What is life? This question has been posed numerous times since Charles Darwin admitted his puzzlement in The Origin of Species (1859). Amazingly, the intervening years have brought scientists no closer to a convincing answer. This is despite the fact that biology has made huge strides in understanding life processes to the molecular level.
I have an intense interest in this question because life is what I am trying to preserve in my efforts to find a solution to the ecological crisis. I have therefore examined the issue in some detail and have written a document titled Life, Biology, and Capitalism that outlines my current answer. Briefly stated, my conclusion is that the essence of life is awareness – a subjective state that is rooted in the objective world of physical reality.
In the document I outline my reasons for this conclusion. I also make the case that standard biology should be replaced by vital biology as soon as this is feasible. This new discipline, like the old one, would limit its studies to the objective world. However, it would diverge by recognizing subjective awareness, and would thus acknowledge that life’s behavior, whether instinctive or learned, is driven by volition and purpose.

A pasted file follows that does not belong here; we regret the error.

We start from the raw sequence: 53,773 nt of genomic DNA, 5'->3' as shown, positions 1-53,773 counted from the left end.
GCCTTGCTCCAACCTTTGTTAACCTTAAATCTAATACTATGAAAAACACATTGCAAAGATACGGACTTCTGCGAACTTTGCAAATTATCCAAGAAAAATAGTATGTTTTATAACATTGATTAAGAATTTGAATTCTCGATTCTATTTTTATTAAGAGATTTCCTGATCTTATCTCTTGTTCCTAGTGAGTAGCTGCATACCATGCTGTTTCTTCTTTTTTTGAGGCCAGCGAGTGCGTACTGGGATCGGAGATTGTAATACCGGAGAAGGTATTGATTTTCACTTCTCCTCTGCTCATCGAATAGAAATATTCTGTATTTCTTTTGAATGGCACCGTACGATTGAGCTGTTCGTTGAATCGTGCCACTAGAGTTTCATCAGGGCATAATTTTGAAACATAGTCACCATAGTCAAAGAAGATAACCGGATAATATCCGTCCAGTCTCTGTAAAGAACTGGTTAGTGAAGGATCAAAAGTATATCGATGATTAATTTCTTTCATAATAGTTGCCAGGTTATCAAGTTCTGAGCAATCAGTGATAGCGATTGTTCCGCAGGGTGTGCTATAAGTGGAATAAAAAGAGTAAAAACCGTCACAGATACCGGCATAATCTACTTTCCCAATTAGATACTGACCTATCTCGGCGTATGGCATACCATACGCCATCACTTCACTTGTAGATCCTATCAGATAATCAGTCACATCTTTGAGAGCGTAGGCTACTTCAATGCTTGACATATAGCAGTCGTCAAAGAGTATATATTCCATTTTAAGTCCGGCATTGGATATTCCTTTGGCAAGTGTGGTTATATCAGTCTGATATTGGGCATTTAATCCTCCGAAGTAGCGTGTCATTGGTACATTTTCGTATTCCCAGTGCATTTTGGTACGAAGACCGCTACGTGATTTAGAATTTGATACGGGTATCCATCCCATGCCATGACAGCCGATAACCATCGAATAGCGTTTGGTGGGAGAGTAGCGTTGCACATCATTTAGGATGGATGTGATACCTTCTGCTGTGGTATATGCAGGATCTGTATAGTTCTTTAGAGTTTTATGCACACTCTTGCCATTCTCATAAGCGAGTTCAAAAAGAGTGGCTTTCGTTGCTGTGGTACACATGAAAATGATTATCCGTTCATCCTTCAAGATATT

I conclude by suggesting why biology has become a purely mechanistic discipline – that is, one based entirely on the concepts of chemistry and physics. My view is that political pressures associated with the rise of capitalism forced biologists to repudiate the subjective side of reality. This made the discipline more useful to economic production, but stripped the living world of its distinctive elements.
If you have comments on the ideas presented in this document, please contact me to discuss.